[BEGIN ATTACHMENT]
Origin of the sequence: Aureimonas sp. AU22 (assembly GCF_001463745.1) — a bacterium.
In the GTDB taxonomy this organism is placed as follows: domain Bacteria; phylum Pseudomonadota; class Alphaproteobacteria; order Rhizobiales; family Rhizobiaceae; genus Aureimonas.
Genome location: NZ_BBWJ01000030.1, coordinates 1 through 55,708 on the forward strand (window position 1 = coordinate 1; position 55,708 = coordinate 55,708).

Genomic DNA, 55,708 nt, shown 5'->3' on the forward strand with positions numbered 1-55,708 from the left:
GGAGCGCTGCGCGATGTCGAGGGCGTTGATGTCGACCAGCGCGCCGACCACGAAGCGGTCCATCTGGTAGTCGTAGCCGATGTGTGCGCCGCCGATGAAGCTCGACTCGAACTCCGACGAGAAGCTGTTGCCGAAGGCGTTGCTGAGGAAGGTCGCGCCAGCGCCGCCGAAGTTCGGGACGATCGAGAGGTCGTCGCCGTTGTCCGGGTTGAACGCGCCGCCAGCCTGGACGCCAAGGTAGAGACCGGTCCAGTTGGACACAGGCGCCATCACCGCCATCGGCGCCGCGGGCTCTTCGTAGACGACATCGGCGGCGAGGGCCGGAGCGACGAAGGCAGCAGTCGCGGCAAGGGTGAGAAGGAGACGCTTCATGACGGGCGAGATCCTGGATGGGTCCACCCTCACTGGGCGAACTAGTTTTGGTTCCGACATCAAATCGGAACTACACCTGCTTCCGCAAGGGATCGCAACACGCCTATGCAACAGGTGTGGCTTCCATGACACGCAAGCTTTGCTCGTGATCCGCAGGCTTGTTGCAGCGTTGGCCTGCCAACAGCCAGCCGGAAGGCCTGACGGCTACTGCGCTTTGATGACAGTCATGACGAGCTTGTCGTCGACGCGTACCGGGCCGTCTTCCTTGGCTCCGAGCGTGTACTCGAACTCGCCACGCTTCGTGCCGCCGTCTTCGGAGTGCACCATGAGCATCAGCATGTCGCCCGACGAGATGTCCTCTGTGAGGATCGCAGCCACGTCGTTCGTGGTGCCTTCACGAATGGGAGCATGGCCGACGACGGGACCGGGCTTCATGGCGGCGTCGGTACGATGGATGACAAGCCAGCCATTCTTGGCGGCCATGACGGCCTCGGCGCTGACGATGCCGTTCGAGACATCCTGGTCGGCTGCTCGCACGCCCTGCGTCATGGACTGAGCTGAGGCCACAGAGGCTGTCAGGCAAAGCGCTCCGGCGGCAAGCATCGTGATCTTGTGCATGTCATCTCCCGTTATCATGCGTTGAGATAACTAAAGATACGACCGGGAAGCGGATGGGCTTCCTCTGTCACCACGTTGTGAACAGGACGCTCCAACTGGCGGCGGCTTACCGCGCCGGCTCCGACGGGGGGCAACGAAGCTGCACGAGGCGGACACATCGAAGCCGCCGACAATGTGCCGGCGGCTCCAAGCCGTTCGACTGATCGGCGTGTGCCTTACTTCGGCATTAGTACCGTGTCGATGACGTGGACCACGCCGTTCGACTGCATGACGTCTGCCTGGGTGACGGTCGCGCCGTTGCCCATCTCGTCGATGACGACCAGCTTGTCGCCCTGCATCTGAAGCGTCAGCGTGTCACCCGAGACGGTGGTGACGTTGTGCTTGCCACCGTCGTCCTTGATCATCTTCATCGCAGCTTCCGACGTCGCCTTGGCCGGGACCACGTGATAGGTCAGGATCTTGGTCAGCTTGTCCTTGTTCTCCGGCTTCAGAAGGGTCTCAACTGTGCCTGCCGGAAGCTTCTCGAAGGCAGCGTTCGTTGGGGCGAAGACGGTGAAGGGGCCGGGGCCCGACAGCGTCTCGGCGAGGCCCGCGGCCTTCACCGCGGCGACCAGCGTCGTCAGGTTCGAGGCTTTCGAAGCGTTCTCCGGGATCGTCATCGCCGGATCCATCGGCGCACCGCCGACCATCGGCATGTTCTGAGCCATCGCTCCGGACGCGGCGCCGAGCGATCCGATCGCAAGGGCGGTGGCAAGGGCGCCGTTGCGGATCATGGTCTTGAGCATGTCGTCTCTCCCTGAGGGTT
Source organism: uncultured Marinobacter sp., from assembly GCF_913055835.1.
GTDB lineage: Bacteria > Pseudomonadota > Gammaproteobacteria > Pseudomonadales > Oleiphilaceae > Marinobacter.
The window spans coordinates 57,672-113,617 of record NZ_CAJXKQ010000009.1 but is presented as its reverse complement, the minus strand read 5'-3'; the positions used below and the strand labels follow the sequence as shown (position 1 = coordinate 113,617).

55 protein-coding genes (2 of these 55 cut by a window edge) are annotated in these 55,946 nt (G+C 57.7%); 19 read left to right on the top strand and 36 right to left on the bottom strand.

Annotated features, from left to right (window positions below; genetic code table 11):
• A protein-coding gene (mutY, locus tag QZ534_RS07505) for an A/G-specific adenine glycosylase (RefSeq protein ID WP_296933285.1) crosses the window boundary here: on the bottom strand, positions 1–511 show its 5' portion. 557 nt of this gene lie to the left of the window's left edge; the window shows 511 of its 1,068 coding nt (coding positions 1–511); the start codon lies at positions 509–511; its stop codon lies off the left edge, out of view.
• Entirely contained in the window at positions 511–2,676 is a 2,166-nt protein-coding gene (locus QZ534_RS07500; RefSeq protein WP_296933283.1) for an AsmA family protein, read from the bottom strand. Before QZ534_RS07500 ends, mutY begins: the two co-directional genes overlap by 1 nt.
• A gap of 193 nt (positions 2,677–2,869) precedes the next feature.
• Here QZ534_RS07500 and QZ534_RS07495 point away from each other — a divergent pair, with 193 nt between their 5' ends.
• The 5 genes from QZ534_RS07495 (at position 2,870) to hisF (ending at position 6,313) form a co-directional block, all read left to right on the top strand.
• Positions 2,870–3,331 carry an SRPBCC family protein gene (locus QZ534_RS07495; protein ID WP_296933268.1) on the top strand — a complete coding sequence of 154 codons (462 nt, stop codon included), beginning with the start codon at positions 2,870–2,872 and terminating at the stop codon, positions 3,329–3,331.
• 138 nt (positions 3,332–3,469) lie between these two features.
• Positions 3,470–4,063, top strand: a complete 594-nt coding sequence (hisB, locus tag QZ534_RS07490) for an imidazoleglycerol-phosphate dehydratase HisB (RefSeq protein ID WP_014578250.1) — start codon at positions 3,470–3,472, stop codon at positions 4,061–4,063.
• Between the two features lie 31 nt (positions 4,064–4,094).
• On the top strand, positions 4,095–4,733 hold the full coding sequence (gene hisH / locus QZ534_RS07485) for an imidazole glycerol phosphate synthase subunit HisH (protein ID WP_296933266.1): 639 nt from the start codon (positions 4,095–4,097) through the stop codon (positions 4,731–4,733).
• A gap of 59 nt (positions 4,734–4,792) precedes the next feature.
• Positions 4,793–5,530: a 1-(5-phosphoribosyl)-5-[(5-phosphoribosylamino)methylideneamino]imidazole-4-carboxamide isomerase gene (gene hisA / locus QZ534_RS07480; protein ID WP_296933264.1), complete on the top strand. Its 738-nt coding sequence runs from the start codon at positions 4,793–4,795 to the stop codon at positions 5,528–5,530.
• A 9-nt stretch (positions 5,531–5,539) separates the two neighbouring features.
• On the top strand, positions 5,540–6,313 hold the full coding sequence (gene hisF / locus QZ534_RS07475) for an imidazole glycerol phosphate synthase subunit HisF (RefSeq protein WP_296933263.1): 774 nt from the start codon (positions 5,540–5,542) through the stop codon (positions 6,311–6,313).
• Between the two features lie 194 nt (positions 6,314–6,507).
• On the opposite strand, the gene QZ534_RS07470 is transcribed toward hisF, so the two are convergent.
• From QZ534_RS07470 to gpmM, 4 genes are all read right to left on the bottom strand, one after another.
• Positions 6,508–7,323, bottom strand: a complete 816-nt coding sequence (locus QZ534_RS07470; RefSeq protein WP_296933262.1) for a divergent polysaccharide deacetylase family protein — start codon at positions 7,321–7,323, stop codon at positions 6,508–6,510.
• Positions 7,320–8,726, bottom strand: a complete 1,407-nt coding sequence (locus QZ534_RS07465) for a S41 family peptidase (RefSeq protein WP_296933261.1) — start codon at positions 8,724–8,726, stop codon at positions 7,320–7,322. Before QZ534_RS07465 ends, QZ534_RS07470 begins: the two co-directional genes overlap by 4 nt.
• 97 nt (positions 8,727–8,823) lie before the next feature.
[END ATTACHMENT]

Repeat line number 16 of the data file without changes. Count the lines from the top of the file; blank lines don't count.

• Positions 2,870–3,331 carry an SRPBCC family protein gene (locus QZ534_RS07495; protein ID WP_296933268.1) on the top strand — a complete coding sequence of 154 codons (462 nt, stop codon included), beginning with the start codon at positions 2,870–2,872 and terminating at the stop codon, positions 3,329–3,331.